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Thu Sep 22, 2022, 05:08 PM

How vigilante 'predator catchers' are infiltrating the criminal justice system


How vigilante ‘predator catchers’ are infiltrating the criminal justice system

It began with a live-streamed shaming in an Olive Garden parking lot. It ended with an Indiana cop on trial for child solicitation.

By Jessica Contrera
September 22, 2022 at 8:00 a.m. EDT

DANVILLE, Ind. — The jury was waiting. They’d cringed when they learned what kind of case they’d hear in this Indiana courthouse. Child solicitation. ... But don’t worry, the county prosecutors assured them. There would be no graphic pictures. There would be no testimony from an abused child. ... Because in this case, there was no child. ... The man charged with the crime — a 37-year-old veteran named Joshua Clark — didn’t know the 14-year-old girl he thought he was texting with was actually an adult, prosecutors said.

Law enforcement had been using this tactic for years, investing millions to train detectives on how to go online, pretend to be teenagers and wait for predators to emerge. Clark knew they conducted sting operations like these; after serving in the Army and working in a prison, he’d been hired as a police officer himself. That was, until he was arrested and fired. ... Now on this July morning, the jury was going to meet the person responsible for catching this cop. ... The prosecutor stood up. “The state calls Eric Schmutte,” she said. ... The courtroom doors opened. But no detective walked in.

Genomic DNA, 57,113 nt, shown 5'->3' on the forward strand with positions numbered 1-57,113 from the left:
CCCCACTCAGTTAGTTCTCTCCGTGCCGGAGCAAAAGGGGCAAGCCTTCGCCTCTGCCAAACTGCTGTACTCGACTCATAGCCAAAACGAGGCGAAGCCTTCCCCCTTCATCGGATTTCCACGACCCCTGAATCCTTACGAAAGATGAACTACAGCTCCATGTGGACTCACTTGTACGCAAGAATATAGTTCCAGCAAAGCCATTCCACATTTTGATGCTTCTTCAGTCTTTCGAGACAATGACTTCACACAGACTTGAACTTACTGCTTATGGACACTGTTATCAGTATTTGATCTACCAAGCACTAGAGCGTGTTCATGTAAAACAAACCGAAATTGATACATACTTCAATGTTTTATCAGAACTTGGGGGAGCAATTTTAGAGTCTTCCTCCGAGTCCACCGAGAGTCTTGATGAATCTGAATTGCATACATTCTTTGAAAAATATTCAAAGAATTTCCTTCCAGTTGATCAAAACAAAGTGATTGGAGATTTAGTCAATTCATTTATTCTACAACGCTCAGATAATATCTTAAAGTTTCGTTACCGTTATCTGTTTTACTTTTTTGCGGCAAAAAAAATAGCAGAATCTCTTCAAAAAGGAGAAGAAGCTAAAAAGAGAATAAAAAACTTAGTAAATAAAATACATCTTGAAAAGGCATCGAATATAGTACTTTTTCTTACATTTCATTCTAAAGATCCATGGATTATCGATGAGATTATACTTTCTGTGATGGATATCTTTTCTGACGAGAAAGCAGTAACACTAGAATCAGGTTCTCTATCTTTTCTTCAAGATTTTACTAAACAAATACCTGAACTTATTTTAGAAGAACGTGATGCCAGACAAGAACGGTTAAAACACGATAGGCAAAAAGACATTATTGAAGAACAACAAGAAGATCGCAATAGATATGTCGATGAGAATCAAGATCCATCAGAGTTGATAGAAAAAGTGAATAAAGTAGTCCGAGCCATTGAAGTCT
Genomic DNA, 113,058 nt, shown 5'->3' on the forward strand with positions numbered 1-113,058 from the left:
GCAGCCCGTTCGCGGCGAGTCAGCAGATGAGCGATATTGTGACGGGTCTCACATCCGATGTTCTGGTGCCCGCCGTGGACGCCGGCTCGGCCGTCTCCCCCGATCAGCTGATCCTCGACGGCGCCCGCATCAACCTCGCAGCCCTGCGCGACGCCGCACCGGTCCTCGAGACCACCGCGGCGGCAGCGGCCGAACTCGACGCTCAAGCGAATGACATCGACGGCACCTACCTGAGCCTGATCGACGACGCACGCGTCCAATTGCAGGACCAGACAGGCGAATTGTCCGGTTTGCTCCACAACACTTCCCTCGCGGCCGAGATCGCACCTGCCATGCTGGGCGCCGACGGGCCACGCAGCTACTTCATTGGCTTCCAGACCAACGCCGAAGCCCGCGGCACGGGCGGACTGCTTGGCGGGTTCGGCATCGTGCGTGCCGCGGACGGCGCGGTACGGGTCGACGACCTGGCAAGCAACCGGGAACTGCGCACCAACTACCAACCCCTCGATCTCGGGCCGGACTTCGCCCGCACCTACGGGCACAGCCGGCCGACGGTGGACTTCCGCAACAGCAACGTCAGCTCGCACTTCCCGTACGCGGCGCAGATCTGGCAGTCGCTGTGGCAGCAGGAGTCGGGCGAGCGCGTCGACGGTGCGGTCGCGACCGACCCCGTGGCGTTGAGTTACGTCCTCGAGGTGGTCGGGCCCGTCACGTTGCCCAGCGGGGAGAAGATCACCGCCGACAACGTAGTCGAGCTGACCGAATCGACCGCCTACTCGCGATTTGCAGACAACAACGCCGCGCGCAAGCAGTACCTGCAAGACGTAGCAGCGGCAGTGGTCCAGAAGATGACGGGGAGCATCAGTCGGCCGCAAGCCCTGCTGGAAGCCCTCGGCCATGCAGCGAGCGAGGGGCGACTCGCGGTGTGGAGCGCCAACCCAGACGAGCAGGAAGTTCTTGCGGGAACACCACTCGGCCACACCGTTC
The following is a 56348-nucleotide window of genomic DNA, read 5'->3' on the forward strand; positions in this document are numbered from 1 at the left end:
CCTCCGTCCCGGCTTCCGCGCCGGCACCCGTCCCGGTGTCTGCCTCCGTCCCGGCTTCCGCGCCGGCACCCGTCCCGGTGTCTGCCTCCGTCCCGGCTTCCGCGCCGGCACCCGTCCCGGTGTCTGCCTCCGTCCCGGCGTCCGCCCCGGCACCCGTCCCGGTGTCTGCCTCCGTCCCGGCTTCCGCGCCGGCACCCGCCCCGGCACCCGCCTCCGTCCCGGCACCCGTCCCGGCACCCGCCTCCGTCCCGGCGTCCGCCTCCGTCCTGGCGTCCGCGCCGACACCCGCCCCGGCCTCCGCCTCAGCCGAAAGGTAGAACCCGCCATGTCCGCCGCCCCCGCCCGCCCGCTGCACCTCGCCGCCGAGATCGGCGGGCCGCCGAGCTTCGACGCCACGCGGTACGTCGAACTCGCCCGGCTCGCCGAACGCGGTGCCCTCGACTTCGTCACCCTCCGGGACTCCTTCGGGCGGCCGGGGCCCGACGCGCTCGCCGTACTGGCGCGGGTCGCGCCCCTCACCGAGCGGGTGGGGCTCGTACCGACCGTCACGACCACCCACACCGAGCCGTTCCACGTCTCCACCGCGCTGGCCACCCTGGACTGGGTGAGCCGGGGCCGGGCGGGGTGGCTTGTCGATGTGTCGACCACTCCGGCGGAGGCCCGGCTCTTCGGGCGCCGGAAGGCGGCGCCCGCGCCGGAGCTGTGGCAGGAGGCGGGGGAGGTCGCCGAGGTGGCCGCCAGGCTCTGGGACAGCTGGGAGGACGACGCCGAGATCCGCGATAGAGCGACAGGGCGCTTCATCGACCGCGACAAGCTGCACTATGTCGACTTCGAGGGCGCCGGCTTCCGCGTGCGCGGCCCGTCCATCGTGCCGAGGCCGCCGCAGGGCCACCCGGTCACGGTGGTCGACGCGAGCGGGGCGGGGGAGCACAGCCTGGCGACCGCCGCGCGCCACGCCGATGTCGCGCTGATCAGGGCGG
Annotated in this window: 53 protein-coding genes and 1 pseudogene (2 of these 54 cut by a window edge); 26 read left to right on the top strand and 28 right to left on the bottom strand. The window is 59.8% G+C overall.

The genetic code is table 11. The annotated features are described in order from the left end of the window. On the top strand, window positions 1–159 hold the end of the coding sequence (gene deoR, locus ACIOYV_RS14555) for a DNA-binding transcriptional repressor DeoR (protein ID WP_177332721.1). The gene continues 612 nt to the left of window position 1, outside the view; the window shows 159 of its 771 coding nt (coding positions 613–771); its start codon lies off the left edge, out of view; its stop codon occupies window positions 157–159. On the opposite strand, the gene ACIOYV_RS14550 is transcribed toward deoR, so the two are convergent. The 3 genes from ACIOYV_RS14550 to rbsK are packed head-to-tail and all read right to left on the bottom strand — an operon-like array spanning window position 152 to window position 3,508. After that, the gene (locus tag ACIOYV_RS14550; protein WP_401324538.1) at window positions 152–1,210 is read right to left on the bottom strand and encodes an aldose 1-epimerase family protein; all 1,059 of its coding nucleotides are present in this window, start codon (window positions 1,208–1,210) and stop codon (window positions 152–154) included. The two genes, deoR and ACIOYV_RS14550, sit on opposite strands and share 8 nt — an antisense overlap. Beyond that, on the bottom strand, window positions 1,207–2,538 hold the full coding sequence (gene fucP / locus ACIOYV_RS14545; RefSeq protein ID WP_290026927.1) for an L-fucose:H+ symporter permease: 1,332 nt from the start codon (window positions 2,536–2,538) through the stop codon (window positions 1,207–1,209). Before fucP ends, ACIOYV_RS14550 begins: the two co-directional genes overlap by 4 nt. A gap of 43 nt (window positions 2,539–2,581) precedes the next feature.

Instead, there was a man in a polo shirt. His dreadlocks were tucked into a ponytail. After raising his right hand and swearing to tell the truth, Schmutte, a 35-year-old welder, began to explain why he was there. ... He wasn’t just a welder. He was the founder of an organization called Predator Catchers Indianapolis. ... “Our mission,” he said, “is to expose men and women that are online, preying on kids.” ... “And when you say ‘expose,’ ” the prosecutor said, “what’s your plan to expose them?” ... “Put their faces out online,” Schmutte explained. “Post videos so that community knows … these men and women are out here, and they’re okay with the idea of meeting up with your children for sexual activity.” ... For two years, Schmutte had been taking it upon himself to do what the police do. Go on dating and social media apps. Pretend to be 14 or 12 or 8. Agree to meet up with an adult to do something sexual.


In Indiana and across the country, the criminal justice system is reckoning with an unprecedented boom in vigilante activity. In the past three years, at least 160 groups have been “catching predators” in the United States, according to a Washington Post analysis of their social media posts. This year alone, a YouTube channel tracking catchers has counted more than 920 stings by amateurs. ... Some are fueled by right-wing rhetoric about “groomers” and the need to “save the children.” Some are parents fearful for their own kids, or, like Schmutte, say they are called by God to do this work. Some make thousands of dollars from clicks and donations.


Story editing by Lynda Robinson. Photo editing by Mark Miller. Video editing by Amber Ferguson. Copy editing by Anne Kenderdine. Design by Twila Waddy. Alex Horton contributed to this report.

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By Jessica Contrera
Jessica Contrera is a reporter on The Washington Post's local enterprise team. She writes about people whose lives are being transformed by the major events and issues in the news. Twitter https://twitter.com/mjcontrera

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